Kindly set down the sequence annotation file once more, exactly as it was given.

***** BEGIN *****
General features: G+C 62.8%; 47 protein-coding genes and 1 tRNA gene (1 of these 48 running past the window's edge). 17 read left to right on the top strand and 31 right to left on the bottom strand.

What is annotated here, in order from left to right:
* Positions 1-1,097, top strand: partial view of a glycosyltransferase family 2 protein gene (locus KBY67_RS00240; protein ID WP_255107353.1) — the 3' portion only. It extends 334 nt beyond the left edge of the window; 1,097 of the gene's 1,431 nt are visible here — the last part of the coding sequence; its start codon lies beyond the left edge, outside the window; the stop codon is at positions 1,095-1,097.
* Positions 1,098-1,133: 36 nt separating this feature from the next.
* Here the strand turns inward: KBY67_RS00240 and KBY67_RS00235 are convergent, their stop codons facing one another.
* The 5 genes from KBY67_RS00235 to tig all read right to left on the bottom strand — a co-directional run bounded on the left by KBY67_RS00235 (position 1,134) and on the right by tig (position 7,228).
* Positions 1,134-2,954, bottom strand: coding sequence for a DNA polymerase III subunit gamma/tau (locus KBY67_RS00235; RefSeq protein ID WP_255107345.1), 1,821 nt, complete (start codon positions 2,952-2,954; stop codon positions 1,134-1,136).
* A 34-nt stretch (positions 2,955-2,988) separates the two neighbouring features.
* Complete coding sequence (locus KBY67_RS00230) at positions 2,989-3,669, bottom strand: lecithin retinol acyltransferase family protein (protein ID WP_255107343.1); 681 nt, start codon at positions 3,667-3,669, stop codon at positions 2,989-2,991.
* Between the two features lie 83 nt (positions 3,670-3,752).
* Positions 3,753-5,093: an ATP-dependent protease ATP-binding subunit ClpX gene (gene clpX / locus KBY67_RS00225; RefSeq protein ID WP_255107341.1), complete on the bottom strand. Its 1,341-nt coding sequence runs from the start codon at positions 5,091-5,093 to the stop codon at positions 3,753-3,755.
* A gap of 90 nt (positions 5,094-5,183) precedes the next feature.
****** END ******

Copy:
General features: G+C 62.8%; 47 protein-coding genes and 1 tRNA gene (1 of these 48 running past the window's edge). 17 read left to right on the top strand and 31 right to left on the bottom strand.

What is annotated here, in order from left to right:
* Positions 1-1,097, top strand: partial view of a glycosyltransferase family 2 protein gene (locus KBY67_RS00240; protein ID WP_255107353.1) — the 3' portion only. It extends 334 nt beyond the left edge of the window; 1,097 of the gene's 1,431 nt are visible here — the last part of the coding sequence; its start codon lies beyond the left edge, outside the window; the stop codon is at positions 1,095-1,097.
* Positions 1,098-1,133: 36 nt separating this feature from the next.
* Here the strand turns inward: KBY67_RS00240 and KBY67_RS00235 are convergent, their stop codons facing one another.
* The 5 genes from KBY67_RS00235 to tig all read right to left on the bottom strand — a co-directional run bounded on the left by KBY67_RS00235 (position 1,134) and on the right by tig (position 7,228).
* Positions 1,134-2,954, bottom strand: coding sequence for a DNA polymerase III subunit gamma/tau (locus KBY67_RS00235; RefSeq protein ID WP_255107345.1), 1,821 nt, complete (start codon positions 2,952-2,954; stop codon positions 1,134-1,136).
* A 34-nt stretch (positions 2,955-2,988) separates the two neighbouring features.
* Complete coding sequence (locus KBY67_RS00230) at positions 2,989-3,669, bottom strand: lecithin retinol acyltransferase family protein (protein ID WP_255107343.1); 681 nt, start codon at positions 3,667-3,669, stop codon at positions 2,989-2,991.
* Between the two features lie 83 nt (positions 3,670-3,752).
* Positions 3,753-5,093: an ATP-dependent protease ATP-binding subunit ClpX gene (gene clpX / locus KBY67_RS00225; RefSeq protein ID WP_255107341.1), complete on the bottom strand. Its 1,341-nt coding sequence runs from the start codon at positions 5,091-5,093 to the stop codon at positions 3,753-3,755.
* A gap of 90 nt (positions 5,094-5,183) precedes the next feature.